HTTP Response

Posted By on April 29, 2016


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HTTP Request
Deployment Descriptors

An HTTP client sends an HTTP request to a server in the form of a request message which includes following format:

  • A Request-line
  • Zero or more header (General|Request|Entity) fields followed by CRLF
  • An empty line (i.e., a line with nothing preceding the CRLF) indicating the end of the header fields
  • Optionally a message-body

Request-Line

The Request-Line begins with a method token, followed by the Request-URI and the protocol version, and ending with CRLF. The elements are separated by space SP characters.

 

Request Method

The request method indicates the method to be performed on the resource identified by the given Request-URI. The method is case-sensitive and should always be mentioned in uppercase. The following table lists all the supported methods in HTTP/1.1.

S.N. Method and Description
1 GETThe GET method is used to retrieve information from the given server using a given URI. Requests using GET should only retrieve data and should have no other effect on the data.
2 HEADSame as GET, but it transfers the status line and the header section only.
3 POSTA POST request is used to send data to the server, for example, customer information, file upload, etc. using HTML forms.
4 PUTReplaces all the current representations of the target resource with the uploaded content.
5 DELETERemoves all the current representations of the target resource given by URI.
6 CONNECTEstablishes a tunnel to the server identified by a given URI.
7 OPTIONSDescribe the communication options for the target resource.
8 TRACEPerforms a message loop back test along with the path to the target resource.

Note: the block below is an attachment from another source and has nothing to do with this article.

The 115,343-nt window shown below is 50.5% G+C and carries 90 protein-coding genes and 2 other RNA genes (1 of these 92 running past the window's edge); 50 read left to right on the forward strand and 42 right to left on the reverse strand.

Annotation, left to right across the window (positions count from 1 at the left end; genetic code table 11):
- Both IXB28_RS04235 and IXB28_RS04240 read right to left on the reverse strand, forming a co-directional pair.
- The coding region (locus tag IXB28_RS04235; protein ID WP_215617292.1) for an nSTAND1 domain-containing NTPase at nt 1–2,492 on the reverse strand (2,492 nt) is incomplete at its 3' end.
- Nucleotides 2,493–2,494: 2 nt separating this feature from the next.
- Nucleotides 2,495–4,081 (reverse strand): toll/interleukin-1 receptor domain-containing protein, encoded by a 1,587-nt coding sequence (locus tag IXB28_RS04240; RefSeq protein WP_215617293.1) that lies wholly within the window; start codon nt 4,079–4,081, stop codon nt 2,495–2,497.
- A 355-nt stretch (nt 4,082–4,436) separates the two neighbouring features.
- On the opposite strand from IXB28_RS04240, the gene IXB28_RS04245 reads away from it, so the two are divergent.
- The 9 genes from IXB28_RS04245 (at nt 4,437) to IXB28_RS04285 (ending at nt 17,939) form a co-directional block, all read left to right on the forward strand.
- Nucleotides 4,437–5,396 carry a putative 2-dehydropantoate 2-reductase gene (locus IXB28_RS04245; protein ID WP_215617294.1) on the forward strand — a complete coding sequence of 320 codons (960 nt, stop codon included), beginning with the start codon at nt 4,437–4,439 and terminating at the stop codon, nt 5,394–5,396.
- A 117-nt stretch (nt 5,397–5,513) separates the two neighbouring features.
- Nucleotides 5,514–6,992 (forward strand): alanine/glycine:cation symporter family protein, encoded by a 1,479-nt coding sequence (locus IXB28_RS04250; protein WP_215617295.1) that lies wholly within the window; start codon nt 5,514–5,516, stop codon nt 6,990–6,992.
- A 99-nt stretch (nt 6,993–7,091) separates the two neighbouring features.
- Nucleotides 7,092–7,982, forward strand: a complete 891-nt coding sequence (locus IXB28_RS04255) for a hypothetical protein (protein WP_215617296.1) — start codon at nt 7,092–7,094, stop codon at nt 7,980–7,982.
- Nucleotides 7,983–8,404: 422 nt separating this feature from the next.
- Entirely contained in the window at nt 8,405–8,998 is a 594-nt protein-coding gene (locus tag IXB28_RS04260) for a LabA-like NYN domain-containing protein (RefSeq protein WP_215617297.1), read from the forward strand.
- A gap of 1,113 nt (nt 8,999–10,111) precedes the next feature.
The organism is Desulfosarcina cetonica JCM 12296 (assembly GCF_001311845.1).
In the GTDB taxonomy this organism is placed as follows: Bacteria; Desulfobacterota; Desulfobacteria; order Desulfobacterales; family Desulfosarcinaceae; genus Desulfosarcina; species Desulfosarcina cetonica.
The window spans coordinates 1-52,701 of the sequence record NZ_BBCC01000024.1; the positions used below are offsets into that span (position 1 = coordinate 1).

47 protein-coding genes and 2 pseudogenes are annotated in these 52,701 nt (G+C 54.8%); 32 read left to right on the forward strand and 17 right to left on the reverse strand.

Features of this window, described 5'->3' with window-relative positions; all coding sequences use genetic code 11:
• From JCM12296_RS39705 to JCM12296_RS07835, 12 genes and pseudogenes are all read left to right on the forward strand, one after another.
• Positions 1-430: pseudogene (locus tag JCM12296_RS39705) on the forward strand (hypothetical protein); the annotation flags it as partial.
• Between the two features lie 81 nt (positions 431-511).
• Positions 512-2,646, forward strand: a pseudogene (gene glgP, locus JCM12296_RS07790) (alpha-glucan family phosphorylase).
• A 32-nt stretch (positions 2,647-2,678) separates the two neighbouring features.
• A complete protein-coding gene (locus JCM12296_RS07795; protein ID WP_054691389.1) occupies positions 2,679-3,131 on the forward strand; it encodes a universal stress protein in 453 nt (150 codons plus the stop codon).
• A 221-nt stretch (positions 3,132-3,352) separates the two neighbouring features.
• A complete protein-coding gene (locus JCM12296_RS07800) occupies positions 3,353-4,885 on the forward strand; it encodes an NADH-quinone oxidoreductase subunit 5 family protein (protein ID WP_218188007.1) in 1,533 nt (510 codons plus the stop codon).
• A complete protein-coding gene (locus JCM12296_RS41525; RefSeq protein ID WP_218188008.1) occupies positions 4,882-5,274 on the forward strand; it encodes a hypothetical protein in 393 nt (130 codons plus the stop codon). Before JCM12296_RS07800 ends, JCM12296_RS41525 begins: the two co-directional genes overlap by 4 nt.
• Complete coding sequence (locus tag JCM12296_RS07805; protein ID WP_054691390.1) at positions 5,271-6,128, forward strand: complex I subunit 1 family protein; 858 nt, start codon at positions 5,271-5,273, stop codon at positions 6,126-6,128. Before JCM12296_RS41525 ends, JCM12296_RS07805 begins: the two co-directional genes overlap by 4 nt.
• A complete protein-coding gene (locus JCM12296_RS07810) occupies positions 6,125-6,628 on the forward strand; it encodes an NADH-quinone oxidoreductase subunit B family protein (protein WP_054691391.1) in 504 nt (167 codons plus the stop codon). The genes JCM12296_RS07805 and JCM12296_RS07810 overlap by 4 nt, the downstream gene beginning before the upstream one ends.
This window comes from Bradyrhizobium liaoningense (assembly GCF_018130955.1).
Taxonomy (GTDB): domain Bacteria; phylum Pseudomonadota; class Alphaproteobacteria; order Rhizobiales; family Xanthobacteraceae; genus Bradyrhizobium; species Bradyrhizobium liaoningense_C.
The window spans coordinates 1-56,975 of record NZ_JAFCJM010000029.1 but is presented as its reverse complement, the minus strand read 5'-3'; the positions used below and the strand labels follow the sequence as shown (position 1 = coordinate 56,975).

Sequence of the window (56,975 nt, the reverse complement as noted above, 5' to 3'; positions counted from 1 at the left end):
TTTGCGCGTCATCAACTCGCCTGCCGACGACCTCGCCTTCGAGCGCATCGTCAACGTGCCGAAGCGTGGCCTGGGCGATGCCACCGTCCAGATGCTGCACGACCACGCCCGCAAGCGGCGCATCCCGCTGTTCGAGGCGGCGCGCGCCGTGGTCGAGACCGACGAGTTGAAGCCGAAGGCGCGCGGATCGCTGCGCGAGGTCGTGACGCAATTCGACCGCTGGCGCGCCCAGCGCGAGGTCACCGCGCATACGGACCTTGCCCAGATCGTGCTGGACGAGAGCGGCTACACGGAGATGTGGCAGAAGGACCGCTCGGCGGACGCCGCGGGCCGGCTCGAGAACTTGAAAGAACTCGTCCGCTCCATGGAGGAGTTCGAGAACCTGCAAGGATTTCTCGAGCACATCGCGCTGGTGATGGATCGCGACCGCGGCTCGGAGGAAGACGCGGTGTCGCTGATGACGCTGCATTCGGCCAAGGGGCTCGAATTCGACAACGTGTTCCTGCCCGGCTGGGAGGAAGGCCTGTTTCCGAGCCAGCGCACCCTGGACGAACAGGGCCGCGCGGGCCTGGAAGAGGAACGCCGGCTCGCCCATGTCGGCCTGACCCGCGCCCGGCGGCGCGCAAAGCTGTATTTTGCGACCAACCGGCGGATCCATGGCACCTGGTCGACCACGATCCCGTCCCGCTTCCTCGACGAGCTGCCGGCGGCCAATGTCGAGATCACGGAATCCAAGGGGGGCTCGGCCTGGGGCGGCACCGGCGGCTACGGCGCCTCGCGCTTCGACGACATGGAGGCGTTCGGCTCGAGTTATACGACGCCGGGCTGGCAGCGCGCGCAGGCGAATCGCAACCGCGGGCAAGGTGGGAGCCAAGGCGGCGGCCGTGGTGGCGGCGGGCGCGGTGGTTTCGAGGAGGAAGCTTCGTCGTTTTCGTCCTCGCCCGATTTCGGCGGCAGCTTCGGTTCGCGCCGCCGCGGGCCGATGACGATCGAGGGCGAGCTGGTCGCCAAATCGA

Request-URI

The Request-URI is a Uniform Resource Identifier and identifies the resource upon which to apply the request. Following are the most commonly used forms to specify an URI:

Request-URI = "*" | absoluteURI | abs_path | authority

S.N. Method and Description
1 The asterisk * is used when an HTTP request does not apply to a particular resource, but to the server itself, and is only allowed when the method used does not necessarily apply to a resource. For example:OPTIONS * HTTP/1.1
2 The absoluteURI is used when an HTTP request is being made to a proxy. The proxy is requested to forward the request or service from a valid cache, and return the response. For example:GET http://www.w3.org/pub/WWW/TheProject.html HTTP/1.1
3 The most common form of Request-URI is that used to identify a resource on an origin server or gateway. For example, a client wishing to retrieve a resource directly from the origin server would create a TCP connection to port 80 of the host “www.w3.org” and send the following lines:GET /pub/WWW/TheProject.html HTTP/1.1

Host: www.w3.org

Note that the absolute path cannot be empty; if none is present in the original URI, it MUST be given as “/” (the server root).

Request Header Fields

We will study General-header and Entity-header in a separate chapter when we will learn HTTP header fields. For now, let’s check what Request header fields are.

The request-header fields allow the client to pass additional information about the request, and about the client itself, to the server. These fields act as request modifiers.Here is a list of some important Request-header fields that can be used based on the requirement:

  • Accept-Charset
  • Accept-Encoding
  • Accept-Language
  • Authorization
  • Expect
  • From
  • Host
  • If-Match
  • If-Modified-Since
  • If-None-Match
  • If-Range
  • If-Unmodified-Since
  • Max-Forwards
  • Proxy-Authorization
  • Range
  • Referer
  • TE
  • User-Agent

You can introduce your custom fields in case you are going to write your own custom Client and Web Server.

HTTP Request
Deployment Descriptors

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